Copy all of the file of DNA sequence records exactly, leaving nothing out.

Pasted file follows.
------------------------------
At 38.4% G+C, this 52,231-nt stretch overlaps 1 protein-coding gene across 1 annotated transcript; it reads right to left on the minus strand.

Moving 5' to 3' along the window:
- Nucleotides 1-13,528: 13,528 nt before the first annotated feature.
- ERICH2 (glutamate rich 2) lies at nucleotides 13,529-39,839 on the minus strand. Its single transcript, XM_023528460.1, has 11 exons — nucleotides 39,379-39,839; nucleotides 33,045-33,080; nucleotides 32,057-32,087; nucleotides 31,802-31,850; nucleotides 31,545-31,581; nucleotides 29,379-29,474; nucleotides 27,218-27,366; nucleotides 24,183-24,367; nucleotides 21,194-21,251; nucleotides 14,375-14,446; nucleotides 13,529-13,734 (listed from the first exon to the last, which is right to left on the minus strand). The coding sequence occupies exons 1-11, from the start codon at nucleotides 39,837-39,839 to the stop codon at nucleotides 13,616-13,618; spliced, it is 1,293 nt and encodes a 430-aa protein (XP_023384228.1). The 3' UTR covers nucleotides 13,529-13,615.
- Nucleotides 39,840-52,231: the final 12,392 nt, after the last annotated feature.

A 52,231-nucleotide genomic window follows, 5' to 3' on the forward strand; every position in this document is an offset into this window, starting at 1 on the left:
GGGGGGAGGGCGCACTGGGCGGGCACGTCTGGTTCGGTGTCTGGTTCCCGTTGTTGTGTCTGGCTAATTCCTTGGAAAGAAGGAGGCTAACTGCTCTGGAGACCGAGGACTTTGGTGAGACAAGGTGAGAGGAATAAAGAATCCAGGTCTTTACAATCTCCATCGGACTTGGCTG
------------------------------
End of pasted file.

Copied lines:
At 38.4% G+C, this 52,231-nt stretch overlaps 1 protein-coding gene across 1 annotated transcript; it reads right to left on the minus strand.

Moving 5' to 3' along the window:
- Nucleotides 1-13,528: 13,528 nt before the first annotated feature.
- ERICH2 (glutamate rich 2) lies at nucleotides 13,529-39,839 on the minus strand. Its single transcript, XM_023528460.1, has 11 exons — nucleotides 39,379-39,839; nucleotides 33,045-33,080; nucleotides 32,057-32,087; nucleotides 31,802-31,850; nucleotides 31,545-31,581; nucleotides 29,379-29,474; nucleotides 27,218-27,366; nucleotides 24,183-24,367; nucleotides 21,194-21,251; nucleotides 14,375-14,446; nucleotides 13,529-13,734 (listed from the first exon to the last, which is right to left on the minus strand). The coding sequence occupies exons 1-11, from the start codon at nucleotides 39,837-39,839 to the stop codon at nucleotides 13,616-13,618; spliced, it is 1,293 nt and encodes a 430-aa protein (XP_023384228.1). The 3' UTR covers nucleotides 13,529-13,615.
- Nucleotides 39,840-52,231: the final 12,392 nt, after the last annotated feature.

A 52,231-nucleotide genomic window follows, 5' to 3' on the forward strand; every position in this document is an offset into this window, starting at 1 on the left:
GGGGGGAGGGCGCACTGGGCGGGCACGTCTGGTTCGGTGTCTGGTTCCCGTTGTTGTGTCTGGCTAATTCCTTGGAAAGAAGGAGGCTAACTGCTCTGGAGACCGAGGACTTTGGTGAGACAAGGTGAGAGGAATAAAGAATCCAGGTCTTTACAATCTCCATCGGACTTGGCTG